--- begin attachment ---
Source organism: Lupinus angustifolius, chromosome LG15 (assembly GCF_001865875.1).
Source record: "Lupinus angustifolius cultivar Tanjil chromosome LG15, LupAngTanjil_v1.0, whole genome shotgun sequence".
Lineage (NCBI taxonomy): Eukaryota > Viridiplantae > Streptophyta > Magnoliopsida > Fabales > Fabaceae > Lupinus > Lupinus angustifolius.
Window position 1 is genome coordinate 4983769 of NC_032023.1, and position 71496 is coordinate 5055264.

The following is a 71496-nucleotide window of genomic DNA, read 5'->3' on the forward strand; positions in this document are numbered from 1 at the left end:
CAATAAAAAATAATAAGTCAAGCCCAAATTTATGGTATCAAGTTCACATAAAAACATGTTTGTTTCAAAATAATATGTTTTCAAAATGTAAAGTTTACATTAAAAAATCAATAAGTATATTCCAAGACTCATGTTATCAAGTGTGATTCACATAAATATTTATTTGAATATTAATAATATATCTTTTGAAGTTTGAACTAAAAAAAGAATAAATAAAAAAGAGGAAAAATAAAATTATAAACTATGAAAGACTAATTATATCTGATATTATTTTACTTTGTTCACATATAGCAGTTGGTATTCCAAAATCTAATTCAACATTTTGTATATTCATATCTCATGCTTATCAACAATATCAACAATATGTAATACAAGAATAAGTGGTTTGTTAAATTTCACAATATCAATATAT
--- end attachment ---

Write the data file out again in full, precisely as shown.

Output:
Source organism: Lupinus angustifolius, chromosome LG15 (assembly GCF_001865875.1).
Source record: "Lupinus angustifolius cultivar Tanjil chromosome LG15, LupAngTanjil_v1.0, whole genome shotgun sequence".
Lineage (NCBI taxonomy): Eukaryota > Viridiplantae > Streptophyta > Magnoliopsida > Fabales > Fabaceae > Lupinus > Lupinus angustifolius.
Window position 1 is genome coordinate 4983769 of NC_032023.1, and position 71496 is coordinate 5055264.

The following is a 71496-nucleotide window of genomic DNA, read 5'->3' on the forward strand; positions in this document are numbered from 1 at the left end:
CAATAAAAAATAATAAGTCAAGCCCAAATTTATGGTATCAAGTTCACATAAAAACATGTTTGTTTCAAAATAATATGTTTTCAAAATGTAAAGTTTACATTAAAAAATCAATAAGTATATTCCAAGACTCATGTTATCAAGTGTGATTCACATAAATATTTATTTGAATATTAATAATATATCTTTTGAAGTTTGAACTAAAAAAAGAATAAATAAAAAAGAGGAAAAATAAAATTATAAACTATGAAAGACTAATTATATCTGATATTATTTTACTTTGTTCACATATAGCAGTTGGTATTCCAAAATCTAATTCAACATTTTGTATATTCATATCTCATGCTTATCAACAATATCAACAATATGTAATACAAGAATAAGTGGTTTGTTAAATTTCACAATATCAATATAT